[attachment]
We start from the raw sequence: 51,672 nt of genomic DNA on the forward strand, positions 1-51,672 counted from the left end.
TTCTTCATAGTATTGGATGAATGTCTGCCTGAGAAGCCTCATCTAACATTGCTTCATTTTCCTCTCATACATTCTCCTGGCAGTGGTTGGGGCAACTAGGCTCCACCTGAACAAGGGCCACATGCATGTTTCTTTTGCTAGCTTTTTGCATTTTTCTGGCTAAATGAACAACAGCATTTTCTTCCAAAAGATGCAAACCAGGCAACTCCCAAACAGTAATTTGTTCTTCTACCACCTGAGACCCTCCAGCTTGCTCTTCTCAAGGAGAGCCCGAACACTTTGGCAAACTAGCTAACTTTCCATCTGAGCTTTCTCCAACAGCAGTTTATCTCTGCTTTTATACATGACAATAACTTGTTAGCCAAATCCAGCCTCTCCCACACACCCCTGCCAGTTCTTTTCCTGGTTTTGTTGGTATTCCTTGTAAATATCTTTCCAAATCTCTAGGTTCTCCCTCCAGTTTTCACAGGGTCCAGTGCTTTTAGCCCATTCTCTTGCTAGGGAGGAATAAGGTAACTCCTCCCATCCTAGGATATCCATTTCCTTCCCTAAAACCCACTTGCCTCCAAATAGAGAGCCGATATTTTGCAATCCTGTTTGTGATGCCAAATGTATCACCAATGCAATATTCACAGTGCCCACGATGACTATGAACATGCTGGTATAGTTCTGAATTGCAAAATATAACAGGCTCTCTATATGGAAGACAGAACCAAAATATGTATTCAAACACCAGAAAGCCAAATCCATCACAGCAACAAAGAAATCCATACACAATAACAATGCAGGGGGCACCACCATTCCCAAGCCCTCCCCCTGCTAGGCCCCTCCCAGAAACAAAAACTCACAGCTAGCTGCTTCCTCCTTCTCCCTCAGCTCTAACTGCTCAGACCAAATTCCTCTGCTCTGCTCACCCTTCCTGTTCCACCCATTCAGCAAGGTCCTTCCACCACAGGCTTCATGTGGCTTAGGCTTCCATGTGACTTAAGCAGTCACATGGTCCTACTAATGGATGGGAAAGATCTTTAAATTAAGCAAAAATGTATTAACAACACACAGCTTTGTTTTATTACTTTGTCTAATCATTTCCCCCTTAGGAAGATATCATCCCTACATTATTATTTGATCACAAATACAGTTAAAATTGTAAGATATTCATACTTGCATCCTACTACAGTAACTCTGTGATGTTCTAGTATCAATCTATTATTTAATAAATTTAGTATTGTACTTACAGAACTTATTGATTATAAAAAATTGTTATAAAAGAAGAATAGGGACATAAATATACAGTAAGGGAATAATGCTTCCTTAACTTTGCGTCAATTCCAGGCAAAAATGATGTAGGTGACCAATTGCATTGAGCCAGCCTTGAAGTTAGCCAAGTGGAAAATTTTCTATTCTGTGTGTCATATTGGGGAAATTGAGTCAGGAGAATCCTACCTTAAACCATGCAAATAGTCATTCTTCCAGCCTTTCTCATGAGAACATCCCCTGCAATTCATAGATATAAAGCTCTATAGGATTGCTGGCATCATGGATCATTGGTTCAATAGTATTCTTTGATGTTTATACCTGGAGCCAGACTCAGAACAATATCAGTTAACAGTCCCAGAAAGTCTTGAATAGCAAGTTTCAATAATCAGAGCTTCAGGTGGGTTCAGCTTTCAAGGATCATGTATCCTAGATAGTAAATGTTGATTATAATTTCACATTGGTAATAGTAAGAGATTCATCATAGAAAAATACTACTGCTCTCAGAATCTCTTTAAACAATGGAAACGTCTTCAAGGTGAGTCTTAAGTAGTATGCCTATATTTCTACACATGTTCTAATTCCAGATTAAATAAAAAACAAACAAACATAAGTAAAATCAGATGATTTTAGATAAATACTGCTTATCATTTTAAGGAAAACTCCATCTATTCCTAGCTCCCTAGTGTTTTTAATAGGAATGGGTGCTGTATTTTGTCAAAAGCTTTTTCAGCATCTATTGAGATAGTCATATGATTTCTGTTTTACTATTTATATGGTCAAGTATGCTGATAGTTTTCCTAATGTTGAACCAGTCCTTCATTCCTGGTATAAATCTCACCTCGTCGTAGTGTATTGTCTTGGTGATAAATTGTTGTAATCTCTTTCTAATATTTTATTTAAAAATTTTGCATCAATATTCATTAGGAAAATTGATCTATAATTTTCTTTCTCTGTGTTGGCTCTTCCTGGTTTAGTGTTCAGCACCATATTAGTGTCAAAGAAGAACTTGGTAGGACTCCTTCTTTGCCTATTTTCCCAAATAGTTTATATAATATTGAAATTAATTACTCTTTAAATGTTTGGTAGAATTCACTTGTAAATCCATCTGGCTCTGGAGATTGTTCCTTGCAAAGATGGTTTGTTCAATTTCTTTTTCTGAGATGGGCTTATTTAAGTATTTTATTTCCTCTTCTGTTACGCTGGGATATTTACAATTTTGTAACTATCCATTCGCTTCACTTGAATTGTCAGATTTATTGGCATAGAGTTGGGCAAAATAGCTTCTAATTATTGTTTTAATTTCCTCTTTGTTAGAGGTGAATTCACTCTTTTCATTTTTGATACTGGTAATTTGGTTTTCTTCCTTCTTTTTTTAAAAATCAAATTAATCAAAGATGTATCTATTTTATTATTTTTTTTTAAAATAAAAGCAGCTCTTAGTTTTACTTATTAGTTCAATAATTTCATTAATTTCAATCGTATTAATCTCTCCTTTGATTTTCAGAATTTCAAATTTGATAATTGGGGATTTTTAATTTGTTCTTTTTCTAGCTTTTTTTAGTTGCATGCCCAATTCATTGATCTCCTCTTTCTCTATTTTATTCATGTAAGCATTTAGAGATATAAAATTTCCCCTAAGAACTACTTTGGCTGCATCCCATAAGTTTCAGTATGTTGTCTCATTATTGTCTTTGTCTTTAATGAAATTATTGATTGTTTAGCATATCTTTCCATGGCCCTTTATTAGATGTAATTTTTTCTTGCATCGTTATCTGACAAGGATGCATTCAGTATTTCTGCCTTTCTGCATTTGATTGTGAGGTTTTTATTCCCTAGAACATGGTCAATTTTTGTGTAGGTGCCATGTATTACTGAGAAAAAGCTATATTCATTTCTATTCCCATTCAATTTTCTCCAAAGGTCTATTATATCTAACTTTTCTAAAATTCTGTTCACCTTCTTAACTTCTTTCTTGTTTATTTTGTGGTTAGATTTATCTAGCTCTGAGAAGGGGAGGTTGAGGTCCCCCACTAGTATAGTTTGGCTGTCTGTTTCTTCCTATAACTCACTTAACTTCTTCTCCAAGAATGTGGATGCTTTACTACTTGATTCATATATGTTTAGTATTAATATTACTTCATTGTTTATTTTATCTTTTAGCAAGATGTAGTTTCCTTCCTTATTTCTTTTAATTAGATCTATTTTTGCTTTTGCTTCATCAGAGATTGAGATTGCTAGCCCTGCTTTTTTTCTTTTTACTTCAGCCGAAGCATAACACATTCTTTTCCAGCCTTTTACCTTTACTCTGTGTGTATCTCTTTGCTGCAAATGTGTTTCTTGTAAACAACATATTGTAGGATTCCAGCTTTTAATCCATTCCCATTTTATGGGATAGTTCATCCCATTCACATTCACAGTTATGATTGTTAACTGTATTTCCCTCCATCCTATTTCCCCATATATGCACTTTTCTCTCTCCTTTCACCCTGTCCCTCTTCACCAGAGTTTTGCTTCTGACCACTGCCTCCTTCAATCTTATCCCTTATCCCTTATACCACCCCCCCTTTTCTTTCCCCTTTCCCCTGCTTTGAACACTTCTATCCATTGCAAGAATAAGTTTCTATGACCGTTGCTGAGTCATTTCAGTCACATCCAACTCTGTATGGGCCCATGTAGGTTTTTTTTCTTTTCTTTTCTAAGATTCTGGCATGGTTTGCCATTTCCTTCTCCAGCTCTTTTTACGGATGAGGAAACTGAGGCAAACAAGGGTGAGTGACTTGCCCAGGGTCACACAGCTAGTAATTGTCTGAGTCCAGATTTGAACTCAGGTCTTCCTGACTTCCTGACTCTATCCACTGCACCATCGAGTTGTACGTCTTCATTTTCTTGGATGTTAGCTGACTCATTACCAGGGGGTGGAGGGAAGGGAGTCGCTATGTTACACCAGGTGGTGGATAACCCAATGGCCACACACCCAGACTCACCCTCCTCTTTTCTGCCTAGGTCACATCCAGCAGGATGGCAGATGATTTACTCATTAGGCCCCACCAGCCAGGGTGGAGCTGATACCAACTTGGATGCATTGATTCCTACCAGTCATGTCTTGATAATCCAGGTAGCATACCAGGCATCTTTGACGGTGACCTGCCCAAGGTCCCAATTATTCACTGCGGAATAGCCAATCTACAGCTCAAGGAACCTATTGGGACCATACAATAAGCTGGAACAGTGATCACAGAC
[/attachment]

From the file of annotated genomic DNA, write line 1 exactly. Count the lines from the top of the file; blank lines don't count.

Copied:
We start from the raw sequence: 51,672 nt of genomic DNA on the forward strand, positions 1-51,672 counted from the left end.